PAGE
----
Now this probably sounds like I'm making too much of this but just think about it for a moment. When you're out with friends in a bar,enjoying the company and the pop is flowing you don't always go to the carzy the moment you start to want to, you're having a good chat, you've got something interesting to say so you tend to leave it a bit until you really need to. You stagger off to the little boys/girls room only to be confronted with two doors decorated in some kind of Aztec rune symbolising man or woman. You don't wanna go wobbling off into the ladies' if you're a fella and if you're a chick you sure as hell don't want to see the horror that is a boys toilet. So you stand there scratching you're head, you're bladder becoming ever more insistent waiting for some moment of clarity or for someone to come out and show you the correct path. You're also missing your mates fascinating discourse on the chubby guy at work.
Don't muck us about in our hour of need publicans. Male. Female. Boys. Girls. Ladies. Gents. They're good words and they work.

Saturday, November 12, 2005

Just as interesting...

If you were to divide up all the LEGO in the world evenly between us, we'd all have 30 pieces each.

Friday, November 11, 2005


Apparently dogs and cats manufacture their own vitamin C. That's why they always look so smug when you tell one you have a cold.

Thursday, November 10, 2005

How true...

Wednesday, November 09, 2005

Another joke.

Two bishops are in a graveyard when Dracula jumps out and runs at them. The first bishop says to the other bishop, "quick. Show him your cross." So the second bishop says...


Tuesday, November 08, 2005


Man goes to a zoo.
It only has one dog in it.
It was a shitzu.

Thursday, November 03, 2005

In defence of...

The gooseberry.
I love gooseberries. I absolutely adore them. In pies or crumbles, as fools or sherberts or just eaten raw straight off the bush the hairy little barstads are fantastic. Everything about them is brilliant, they're so very green with those crazy little stripes and that fine 'hair' that covers them is just crazy and, like all the best berries, the slightly bitter taste that follows the delicious juciness when you bite into one just makes your tongue fizz. Myself I have memories of my childhood home with it's enormous garden that just exploded with berries and fruit from trees and bushes, my favourite of which was our goosberries. My Ma was forever buggering about in the kitchen knocking up fruit pies and berry crumbles whilst Pete & I just pissed around in the garden playing 'Batman & Robin' or 'War' picking the blackberries & gooseberries off the many bushses that grew the whole length of our garden.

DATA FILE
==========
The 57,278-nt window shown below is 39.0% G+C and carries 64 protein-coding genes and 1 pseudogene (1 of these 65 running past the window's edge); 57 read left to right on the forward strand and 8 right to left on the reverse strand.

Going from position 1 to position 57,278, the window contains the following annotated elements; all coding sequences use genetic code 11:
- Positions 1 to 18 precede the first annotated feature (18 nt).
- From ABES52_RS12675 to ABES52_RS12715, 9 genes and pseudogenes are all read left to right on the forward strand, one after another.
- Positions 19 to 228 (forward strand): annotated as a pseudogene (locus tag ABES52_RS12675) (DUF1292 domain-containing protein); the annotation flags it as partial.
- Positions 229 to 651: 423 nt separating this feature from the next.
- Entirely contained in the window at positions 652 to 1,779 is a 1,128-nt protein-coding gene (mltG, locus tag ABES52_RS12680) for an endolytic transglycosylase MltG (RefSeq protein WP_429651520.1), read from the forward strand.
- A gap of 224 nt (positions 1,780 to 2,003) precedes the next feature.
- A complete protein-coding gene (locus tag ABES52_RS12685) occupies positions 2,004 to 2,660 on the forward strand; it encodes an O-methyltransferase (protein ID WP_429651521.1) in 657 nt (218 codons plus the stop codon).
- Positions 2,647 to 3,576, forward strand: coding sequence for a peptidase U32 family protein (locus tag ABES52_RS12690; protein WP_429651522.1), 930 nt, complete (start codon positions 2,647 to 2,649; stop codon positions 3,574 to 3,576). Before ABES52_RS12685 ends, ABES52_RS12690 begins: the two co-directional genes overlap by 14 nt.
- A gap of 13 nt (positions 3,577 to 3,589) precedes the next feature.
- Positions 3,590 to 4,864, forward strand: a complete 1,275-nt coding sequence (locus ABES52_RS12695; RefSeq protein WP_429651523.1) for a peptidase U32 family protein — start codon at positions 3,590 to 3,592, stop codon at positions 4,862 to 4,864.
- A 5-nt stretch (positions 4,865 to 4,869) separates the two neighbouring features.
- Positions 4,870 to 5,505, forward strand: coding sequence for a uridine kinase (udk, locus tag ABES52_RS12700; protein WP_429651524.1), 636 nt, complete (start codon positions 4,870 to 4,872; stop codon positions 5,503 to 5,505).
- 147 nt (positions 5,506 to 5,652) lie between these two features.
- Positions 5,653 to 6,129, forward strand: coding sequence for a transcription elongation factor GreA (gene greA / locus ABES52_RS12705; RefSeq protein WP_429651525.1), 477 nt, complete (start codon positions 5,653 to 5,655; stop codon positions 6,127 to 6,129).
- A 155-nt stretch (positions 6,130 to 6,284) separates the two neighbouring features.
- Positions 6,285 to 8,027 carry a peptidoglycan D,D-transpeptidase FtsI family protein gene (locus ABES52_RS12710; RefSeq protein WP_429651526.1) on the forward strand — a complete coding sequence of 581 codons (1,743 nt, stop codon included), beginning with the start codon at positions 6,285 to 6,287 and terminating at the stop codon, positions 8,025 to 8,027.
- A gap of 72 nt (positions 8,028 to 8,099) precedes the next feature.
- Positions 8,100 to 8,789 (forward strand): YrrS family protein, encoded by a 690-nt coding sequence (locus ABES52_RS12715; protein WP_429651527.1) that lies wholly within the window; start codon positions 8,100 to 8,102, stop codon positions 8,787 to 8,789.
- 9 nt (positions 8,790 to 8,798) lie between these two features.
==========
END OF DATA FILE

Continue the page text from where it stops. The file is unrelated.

So, why do I have to defend them, well I don't recall having seen them for sale this year. The gooseberry season starts in June and I'm pretty certain that I didn't see any in our local Waitrose this year. I also haven't seen many gooseberry related recipes on Jamie Oliver's, Gordon Ramsay's or even Ainsley 'Bloody' Harriot's shows. Are they out of vogue? They may not be as obviously tarty as blackberries, nor do they look as fragrant as a fat juicy strawberry, but believe me they're lovely. They don't have to whore themselves out nor do they need to associate themselves with a major sporting event. Sure they're hairy and yes, green is a pretty unfashionable colour for a berry but these guys rule the roost as far as I'm concerned.